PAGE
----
Bridging That Communication Gap

SAN MATEO (03/20/2000) - How does one bridge distances between colleagues and project partners who are geographically scattered? Jose Campos put his 20 years' worth of experience in new product definition into forming Rapidinnovation, in West Linn, Ore. The company provides collaborative product development processes to high-tech companies under the gun to bring products to market rapidly.

Today's IT professionals are "facing even greater demands," Campos says, "with one of the more challenging aspects being the management of distributed product development across corporations, continents and countries." Campos shares his expertise.

1. Be a strong leader, clarify roles

The key to success, Campos says, is to select a solid team piloted by someone with experience in several disciplines. "This broad vision aids the team leader in accomplishing the vital first task of choosing members for the team," he says.

2. Go to the drawing board

To make sure your virtual team is correctly organized from the start, Campos suggests that you "draw a physical map of the locations of all the team members, including time zones and distances." It'll let you see any gaps or missing links.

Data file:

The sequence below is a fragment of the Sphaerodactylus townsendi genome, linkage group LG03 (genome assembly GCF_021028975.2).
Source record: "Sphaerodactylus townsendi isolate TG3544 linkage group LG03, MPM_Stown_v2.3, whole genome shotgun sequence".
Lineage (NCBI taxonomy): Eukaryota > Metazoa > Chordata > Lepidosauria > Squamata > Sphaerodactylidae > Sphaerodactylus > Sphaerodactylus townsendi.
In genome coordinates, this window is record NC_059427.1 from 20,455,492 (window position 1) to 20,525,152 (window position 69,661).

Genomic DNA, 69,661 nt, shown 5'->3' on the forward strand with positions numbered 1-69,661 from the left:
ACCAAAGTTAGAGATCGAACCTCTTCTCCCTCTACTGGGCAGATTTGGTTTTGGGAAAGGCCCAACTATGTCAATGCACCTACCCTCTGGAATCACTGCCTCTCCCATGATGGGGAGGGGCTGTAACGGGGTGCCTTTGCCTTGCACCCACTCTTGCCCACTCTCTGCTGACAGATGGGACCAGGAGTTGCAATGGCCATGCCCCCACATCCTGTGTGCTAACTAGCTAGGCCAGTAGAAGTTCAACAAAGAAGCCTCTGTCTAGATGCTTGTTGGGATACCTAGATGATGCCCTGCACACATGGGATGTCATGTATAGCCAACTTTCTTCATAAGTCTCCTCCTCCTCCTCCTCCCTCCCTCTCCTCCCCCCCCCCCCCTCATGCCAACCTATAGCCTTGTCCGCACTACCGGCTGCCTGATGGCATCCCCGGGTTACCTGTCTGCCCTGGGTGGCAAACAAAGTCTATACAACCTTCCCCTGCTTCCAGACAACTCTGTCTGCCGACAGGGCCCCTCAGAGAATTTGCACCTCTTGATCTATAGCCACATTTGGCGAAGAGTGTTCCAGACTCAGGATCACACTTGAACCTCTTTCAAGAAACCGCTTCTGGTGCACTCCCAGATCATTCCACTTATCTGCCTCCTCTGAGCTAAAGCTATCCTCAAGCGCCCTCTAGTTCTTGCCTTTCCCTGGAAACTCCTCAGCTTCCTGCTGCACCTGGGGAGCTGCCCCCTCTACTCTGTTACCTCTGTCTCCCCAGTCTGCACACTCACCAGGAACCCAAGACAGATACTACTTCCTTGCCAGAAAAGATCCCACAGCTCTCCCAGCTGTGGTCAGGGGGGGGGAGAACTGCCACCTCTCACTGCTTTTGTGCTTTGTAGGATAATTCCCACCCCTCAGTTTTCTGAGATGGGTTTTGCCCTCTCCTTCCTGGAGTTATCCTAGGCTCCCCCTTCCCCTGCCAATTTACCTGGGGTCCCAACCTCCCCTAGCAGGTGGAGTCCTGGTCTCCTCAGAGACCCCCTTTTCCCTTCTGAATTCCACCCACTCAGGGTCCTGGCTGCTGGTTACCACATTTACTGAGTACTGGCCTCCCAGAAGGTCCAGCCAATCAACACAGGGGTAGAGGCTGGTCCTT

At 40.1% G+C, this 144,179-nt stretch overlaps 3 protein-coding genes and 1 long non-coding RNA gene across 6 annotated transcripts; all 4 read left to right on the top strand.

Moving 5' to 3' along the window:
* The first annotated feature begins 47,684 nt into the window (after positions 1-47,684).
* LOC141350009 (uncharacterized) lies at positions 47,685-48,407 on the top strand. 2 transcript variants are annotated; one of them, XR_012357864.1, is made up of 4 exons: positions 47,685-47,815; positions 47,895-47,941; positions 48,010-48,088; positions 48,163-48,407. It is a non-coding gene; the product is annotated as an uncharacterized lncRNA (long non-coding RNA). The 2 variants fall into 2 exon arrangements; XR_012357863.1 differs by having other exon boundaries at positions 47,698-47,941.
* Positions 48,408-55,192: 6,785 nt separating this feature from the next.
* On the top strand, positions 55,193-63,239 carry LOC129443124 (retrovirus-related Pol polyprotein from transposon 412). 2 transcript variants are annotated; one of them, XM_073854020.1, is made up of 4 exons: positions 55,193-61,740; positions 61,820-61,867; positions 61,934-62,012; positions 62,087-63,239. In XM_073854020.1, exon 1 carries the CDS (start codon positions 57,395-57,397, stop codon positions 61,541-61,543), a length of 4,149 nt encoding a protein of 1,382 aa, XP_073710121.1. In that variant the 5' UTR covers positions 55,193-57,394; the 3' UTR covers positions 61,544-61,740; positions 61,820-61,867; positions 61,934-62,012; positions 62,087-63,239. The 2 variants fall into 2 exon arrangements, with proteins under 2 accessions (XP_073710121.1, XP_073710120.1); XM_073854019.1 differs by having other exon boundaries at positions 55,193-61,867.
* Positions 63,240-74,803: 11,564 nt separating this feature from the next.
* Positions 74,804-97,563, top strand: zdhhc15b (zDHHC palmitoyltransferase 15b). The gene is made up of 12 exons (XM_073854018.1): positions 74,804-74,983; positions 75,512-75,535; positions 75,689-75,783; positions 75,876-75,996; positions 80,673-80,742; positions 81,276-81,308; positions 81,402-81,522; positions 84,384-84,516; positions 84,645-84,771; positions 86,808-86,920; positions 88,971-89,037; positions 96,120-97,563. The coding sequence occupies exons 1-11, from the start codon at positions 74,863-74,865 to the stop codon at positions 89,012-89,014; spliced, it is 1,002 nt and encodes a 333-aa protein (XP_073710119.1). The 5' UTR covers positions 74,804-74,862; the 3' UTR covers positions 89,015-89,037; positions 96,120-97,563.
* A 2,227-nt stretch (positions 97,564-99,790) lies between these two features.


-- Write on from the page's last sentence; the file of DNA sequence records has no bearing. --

3. Explain the big picture

In addition to making it clear that the team's performance will affect the company's bottom line -- and that the team is crucial -- identify the scope of the program up front. "Include schedules, features, and cost limitations so all team members can understand the team's purpose and their expected contribution," Campos says.

4. Don't hoard knowledge, share it

This is imperative for effective virtual team management. "Not even the team leader can act as a knowledge repository; it must be easily accessible by all team members," Campos says. And keep in mind that, "technology solves only 20 percent of the problem. The other 80 percent is solved by the way a team works together," he says.

5. Everyone must contribute

Participation has become easier with the teamware tools that are now available, so getting team members to join in "might actually be easier to do in a virtual environment," Campos says. "It might not be easy to gauge an individual's level of engagement in a face-to-face meeting, but it is easy to evaluate participation by counting e-mails, or by monitoring time spent in a teamware environment."

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